When it appears that the title is in dispute, the Court may, in its discretion, issue a temporary injunction and continue it in force for such time as may be necessary to enable the orator to establish his title in a court of law, and may make the injunction perpetual when the orator has thus established his title; or the Court may proceed and determine which party has the better title; or it may dismiss the bill and leave the orator to his legal remedy. Bacon v. Jones, 4 Mylne & Craig 433; The Duke of Beaufort v. Morris, 6 Hare 340; Campbell v. Scott, 11 Sim. 31; Kerr on Injunctions, 209; Ingraham v. Dunnell et al., 46 Mass. 118; Rooney v. Soule, 45 Vt. 303; Wing, Admr., v. Hall et al., 44 Vt. 118; Lyon v. McLaughlin, 32 Vt. 423; Hastings, Admr., v. Perry et al., 20 Vt. 272; Barnes v. Dow, 59 Vt. 530; Barry v. Harris, 49 Vt. 392.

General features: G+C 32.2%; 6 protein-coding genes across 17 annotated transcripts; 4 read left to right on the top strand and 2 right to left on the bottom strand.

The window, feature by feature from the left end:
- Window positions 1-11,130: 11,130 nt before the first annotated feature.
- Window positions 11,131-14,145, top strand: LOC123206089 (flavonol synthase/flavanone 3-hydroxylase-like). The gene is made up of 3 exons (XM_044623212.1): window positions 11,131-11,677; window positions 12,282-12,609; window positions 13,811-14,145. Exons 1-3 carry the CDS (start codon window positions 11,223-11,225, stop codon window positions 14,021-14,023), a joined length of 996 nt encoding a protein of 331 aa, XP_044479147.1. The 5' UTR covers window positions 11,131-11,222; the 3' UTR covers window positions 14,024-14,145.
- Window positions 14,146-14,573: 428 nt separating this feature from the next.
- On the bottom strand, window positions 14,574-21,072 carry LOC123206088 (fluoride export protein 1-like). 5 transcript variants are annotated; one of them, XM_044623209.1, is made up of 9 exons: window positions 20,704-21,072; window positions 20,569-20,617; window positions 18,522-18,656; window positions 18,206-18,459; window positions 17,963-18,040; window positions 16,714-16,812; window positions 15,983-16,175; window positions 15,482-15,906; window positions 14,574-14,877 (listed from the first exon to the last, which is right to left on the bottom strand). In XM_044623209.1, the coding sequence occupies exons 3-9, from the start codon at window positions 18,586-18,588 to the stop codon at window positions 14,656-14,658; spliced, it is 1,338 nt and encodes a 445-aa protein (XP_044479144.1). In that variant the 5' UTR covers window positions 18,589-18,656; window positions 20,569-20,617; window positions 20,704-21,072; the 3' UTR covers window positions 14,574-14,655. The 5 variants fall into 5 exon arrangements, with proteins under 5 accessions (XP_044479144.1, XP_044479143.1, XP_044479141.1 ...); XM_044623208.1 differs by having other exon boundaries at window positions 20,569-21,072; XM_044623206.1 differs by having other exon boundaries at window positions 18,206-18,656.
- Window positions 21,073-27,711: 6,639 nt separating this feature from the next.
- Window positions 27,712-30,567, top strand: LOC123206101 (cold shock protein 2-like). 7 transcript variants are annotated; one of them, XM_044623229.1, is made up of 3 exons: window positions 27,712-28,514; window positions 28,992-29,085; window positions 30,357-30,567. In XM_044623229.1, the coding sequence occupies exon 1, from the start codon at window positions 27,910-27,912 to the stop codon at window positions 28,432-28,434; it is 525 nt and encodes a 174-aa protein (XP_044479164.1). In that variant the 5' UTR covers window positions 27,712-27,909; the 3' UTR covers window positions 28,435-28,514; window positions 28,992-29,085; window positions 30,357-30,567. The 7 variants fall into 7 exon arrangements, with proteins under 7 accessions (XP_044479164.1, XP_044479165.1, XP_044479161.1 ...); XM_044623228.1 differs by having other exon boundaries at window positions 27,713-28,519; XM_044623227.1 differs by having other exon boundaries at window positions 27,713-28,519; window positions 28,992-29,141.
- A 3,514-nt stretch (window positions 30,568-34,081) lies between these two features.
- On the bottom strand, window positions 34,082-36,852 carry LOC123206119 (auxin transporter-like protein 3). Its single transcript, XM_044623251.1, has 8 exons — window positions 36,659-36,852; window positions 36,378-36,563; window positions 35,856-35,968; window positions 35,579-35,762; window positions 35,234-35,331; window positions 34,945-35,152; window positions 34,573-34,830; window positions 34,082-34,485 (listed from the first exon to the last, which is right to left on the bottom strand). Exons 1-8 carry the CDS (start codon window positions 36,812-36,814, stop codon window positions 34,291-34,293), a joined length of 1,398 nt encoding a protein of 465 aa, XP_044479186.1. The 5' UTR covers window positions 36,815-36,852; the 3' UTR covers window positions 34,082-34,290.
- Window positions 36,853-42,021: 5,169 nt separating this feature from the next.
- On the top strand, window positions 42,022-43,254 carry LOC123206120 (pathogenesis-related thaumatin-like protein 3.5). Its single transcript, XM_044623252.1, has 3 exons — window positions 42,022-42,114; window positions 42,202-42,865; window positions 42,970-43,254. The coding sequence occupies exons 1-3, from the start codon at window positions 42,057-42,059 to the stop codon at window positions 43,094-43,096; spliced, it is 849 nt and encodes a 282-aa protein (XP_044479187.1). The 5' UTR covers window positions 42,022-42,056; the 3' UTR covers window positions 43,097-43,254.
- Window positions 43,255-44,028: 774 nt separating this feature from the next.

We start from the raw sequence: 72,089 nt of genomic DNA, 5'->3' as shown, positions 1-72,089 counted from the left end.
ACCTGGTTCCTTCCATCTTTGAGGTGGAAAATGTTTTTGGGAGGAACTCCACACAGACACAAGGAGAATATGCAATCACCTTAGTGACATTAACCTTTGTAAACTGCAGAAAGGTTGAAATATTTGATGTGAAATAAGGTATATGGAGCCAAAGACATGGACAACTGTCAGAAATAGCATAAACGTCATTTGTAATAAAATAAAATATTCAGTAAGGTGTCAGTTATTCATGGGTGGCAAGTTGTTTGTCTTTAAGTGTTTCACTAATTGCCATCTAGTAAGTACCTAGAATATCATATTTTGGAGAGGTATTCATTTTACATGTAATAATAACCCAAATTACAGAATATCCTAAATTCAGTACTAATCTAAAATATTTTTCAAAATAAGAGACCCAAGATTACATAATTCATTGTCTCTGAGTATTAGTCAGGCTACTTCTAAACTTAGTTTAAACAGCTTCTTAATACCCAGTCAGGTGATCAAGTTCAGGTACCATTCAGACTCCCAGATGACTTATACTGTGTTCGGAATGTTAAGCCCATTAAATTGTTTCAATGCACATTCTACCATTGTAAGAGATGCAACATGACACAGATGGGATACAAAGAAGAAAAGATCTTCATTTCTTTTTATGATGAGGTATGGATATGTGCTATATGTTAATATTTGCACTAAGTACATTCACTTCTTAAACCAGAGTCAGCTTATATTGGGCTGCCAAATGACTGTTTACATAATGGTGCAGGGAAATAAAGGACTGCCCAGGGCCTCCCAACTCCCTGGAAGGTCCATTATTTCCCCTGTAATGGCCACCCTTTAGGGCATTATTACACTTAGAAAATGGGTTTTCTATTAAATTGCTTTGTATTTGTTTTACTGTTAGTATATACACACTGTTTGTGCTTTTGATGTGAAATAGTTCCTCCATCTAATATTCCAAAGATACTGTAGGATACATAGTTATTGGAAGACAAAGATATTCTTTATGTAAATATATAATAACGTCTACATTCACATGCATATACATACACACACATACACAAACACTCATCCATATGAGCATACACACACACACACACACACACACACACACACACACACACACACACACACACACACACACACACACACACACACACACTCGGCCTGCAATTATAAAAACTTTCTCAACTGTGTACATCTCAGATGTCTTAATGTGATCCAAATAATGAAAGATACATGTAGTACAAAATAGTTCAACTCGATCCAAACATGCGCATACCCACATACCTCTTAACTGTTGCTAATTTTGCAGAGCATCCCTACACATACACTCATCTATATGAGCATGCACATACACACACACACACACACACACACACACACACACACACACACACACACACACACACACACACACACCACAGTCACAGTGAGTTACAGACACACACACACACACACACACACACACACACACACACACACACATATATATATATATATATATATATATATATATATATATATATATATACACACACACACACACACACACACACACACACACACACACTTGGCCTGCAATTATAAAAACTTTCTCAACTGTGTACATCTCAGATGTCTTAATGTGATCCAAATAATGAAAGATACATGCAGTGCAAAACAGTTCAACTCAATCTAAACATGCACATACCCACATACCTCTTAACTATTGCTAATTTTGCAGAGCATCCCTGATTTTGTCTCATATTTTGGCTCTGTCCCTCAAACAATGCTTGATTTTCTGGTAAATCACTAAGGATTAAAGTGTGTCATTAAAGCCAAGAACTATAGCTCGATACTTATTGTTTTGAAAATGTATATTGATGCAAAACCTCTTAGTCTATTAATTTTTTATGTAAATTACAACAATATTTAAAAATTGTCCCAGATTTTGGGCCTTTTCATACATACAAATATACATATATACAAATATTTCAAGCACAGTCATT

In Bacon v. Jones, supra, Lord Cottingham says: "The jurisdiction of this Court is founded upon legal rights; the plaintiff coming into court on the assumption that he has the legal right, and the Court granting its assistance on that ground. When a party applies for the aid of the Court, the application for an injunction is made either during the progress of the suit or at the hearing; and, in both cases, I apprehend great latitude and discretion are allowed to the Court in dealing with the application. When the application is for an interlocutory injunction, several courses are open; the Court may at once grant the injunction simpliciter, without more; a course which, though perfectly competent to the Court, is not very likely to be taken where the defendant raises a question as to the validity of the plaintiff's...